It is possible also to combine different shapefiles, just set resolution and epsg (and optionally year) to the same value:


africa_north <-
  gisco_get_countries(
    country = c("Morocco", "Argelia", "Libia", "Tunisia", "Egypt"),
    resolution = "20",
    epsg = "4326",
    year = "2016"
  )

# Coastal lines

coast <- gisco_get_coastallines(
  resolution = "20",
  epsg = "4326",
  year = "2016"
)

# Plot

ggplot(coast) +
  geom_sf(color = "grey80") +
  geom_sf(data = africa_north, fill = "grey30", color = "white") +
  coord_sf(
    xlim = c(-13, 37),
    ylim = c(18.5, 40)
  ) +
  theme(
    axis.ticks = element_blank(),
    axis.text = element_blank()
  ) +
  facet_wrap(vars(NAME_ENGL), ncol = 2)

# Plotting giscoR

This is an example on how giscoR can play nicely with some Eurostat data. For plotting purposes we would use the ggplot2 package however any package that handles sf objects (e.g. tmap, mapsf, leaflet, etc. could be used).

Also colorspace and rcartocolor packages are recommended, as they provide great color palettes.


# EU members plus UK

eu2016 <- c("UK", gisco_countrycode[gisco_countrycode$eu, ]$CNTR_CODE)

nuts2 <- gisco_get_nuts(
  year = "2016",
  epsg = "3035",
  resolution = "3",
  nuts_level = "2",
  country = eu2016
)

# Borders
borders <- gisco_get_countries(
  epsg = "3035",
  year = "2016",
  resolution = "3",
  country = eu2016
)

# Eurostat data - Purchase parity power
pps <- giscoR::tgs00026
pps <- pps[pps$time == 2016, ]

# Breaks
br <- c(0, seq(10, 25, 2.5), 1000) * 1000

nuts2.sf <- merge(nuts2,
  pps,
  by.x = "NUTS_ID",
  by.y = "geo",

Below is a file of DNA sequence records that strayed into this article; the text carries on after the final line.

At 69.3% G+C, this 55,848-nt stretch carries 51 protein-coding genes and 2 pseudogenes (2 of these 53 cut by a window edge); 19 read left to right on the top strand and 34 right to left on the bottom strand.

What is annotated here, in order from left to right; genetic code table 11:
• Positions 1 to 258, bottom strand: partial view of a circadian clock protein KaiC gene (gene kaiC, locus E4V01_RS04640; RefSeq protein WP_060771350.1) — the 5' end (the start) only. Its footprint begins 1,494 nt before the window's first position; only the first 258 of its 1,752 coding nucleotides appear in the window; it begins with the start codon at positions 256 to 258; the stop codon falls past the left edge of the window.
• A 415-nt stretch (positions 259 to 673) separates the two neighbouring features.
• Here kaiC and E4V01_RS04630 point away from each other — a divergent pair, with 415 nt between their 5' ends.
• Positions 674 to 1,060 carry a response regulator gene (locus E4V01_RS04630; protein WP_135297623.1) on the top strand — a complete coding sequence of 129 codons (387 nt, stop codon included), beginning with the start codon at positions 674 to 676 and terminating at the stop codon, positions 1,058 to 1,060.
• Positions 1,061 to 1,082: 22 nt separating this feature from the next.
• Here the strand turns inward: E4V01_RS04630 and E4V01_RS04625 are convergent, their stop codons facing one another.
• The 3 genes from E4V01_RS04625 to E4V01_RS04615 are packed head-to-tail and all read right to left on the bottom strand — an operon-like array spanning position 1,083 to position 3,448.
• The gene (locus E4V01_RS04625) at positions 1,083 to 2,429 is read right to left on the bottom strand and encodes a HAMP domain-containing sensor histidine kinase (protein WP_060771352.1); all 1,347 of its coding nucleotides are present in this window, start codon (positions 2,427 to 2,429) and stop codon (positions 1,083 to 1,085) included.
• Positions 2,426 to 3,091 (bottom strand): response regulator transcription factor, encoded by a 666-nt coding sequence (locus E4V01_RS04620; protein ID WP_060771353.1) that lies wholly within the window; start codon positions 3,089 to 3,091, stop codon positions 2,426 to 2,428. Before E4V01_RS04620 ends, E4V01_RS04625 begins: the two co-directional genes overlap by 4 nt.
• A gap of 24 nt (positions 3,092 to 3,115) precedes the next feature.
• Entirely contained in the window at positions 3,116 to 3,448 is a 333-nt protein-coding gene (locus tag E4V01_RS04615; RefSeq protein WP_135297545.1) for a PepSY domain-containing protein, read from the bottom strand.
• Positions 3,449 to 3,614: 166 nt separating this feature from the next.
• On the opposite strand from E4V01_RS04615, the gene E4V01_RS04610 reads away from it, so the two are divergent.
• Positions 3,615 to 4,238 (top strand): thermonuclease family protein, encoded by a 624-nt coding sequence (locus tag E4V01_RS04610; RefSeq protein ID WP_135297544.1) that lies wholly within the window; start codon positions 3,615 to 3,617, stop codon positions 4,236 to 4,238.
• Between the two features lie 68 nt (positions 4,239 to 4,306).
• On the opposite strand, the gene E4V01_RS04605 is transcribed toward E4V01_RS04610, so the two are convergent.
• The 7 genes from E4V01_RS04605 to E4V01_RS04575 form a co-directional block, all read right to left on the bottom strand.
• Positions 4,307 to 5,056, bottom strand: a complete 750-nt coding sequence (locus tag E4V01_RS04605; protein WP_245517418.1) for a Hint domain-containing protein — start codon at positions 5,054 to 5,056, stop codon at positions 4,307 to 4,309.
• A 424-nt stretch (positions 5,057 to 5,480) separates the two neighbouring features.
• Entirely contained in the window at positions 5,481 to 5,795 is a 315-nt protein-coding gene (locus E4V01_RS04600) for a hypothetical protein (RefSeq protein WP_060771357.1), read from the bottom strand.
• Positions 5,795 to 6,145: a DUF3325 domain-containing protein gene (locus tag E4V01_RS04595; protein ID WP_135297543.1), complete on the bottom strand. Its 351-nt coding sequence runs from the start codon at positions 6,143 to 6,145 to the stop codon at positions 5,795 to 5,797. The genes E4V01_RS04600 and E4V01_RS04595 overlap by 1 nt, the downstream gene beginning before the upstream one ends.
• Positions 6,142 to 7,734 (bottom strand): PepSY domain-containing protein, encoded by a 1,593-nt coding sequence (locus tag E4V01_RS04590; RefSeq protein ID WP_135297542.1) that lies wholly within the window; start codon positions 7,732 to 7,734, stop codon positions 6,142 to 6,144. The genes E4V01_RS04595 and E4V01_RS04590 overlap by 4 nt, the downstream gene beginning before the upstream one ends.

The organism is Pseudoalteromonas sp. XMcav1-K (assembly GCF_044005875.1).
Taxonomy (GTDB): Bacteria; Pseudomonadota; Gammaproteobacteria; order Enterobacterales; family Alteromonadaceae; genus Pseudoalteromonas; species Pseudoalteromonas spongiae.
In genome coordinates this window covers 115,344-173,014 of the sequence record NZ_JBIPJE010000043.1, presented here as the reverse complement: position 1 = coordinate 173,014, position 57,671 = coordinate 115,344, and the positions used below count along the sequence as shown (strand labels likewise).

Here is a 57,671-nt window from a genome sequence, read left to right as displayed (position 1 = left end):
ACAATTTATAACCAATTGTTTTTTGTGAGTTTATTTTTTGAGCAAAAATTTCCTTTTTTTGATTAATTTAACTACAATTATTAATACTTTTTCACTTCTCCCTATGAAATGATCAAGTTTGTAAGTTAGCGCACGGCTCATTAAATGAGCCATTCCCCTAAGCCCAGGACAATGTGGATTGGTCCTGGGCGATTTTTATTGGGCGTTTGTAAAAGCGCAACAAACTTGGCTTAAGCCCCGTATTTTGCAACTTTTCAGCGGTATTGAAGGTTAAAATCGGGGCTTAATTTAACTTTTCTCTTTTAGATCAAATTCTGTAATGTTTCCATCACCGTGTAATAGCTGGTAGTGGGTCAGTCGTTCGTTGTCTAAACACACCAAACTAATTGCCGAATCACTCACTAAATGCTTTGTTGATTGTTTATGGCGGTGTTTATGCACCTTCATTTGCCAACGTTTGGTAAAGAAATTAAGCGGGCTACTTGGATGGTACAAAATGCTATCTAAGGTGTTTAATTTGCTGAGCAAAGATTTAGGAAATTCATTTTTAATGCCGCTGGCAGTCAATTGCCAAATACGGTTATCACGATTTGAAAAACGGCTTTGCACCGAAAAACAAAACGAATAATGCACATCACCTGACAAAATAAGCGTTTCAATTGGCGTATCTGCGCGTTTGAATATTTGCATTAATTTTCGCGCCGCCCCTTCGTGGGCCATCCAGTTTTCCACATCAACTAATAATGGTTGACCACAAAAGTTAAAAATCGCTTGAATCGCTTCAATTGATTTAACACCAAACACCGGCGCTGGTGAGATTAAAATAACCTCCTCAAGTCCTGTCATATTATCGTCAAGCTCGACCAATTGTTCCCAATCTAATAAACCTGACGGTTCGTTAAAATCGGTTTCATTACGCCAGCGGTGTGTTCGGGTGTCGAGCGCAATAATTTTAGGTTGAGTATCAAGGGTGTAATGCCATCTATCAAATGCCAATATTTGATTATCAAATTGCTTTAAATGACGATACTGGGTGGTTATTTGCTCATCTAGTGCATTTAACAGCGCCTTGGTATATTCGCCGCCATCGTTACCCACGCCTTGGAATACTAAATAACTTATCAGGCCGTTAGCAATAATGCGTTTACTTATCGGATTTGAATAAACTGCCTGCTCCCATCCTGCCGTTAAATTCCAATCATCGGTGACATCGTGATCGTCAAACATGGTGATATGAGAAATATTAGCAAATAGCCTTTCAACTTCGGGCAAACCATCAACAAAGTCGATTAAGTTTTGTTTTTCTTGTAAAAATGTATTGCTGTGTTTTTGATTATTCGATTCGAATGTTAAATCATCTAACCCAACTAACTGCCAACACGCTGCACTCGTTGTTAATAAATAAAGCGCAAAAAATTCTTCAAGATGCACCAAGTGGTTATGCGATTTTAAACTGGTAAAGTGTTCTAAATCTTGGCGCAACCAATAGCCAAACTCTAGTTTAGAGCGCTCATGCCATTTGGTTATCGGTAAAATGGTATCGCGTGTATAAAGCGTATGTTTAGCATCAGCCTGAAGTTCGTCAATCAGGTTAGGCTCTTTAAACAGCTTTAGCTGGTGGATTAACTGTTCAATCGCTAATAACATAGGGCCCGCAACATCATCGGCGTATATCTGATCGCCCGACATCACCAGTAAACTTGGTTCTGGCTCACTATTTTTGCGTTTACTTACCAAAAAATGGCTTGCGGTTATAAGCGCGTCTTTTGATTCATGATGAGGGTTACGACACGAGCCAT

all.x = TRUE
)

# Cut
nuts2.sf$values_groups <- cut(nuts2.sf$values, breaks = br)

# Labels
labels <- paste0(br / 1000, "k")[-1]
labels[1] <- "<10k"
labels[8] <- ">25k"

# Plot
pal <- hcl.colors(8, "Spectral", alpha = 0.8)

ggplot(nuts2.sf) +
  geom_sf(aes(fill = values_groups), color = NA, alpha = 0.9) +
  geom_sf(data = borders, fill = NA, size = 0.1, col = "grey30") +
  # Center in Europe: EPSG 3035
  coord_sf(
    xlim = c(2377294, 6500000),
    ylim = c(1413597, 5228510)
  ) +
  labs(
    title = "Disposable Incoming Households (2016)",
    subtitle = "NUTS-2 level",
    caption = paste0(
      "Source: Eurostat\n ", gisco_attributions()
    )
  ) +
  scale_fill_manual(
    name = "euros",
    values = pal,
    drop = FALSE,
    na.value = "black",
    labels = labels,
    guide = guide_legend(
      direction = "horizontal",
      keyheight = 0.5,
      keywidth = 2,
      title.position = "top",
      title.hjust = 0,
      label.hjust = .5,
      nrow = 1,
      byrow = TRUE,
      reverse = FALSE,
      label.position = "bottom"
    )
  ) +
  theme_void() +
  # Theme
  theme(
    plot.background = element_rect(fill = "black"),
    plot.title = element_text(
      color = "grey90",
      hjust = 0.5,
      vjust = -1,
    ),
    plot.subtitle = element_text(
      color = "grey90",
      hjust = 0.5,
      vjust = -2,
      face = "bold"
    ),
    plot.caption = element_text(
      color = "grey90",
      size = 6,
      hjust = 0.5,
      margin = margin(b = 2, t = 13)
    ),
    legend.text = element_text(
      size = 7,
      color = "grey90"
    ),
    legend.title = element_text(
      size = 7,
      color = "grey90"
    ),
    legend.position = c(0.5, 0.02)
  )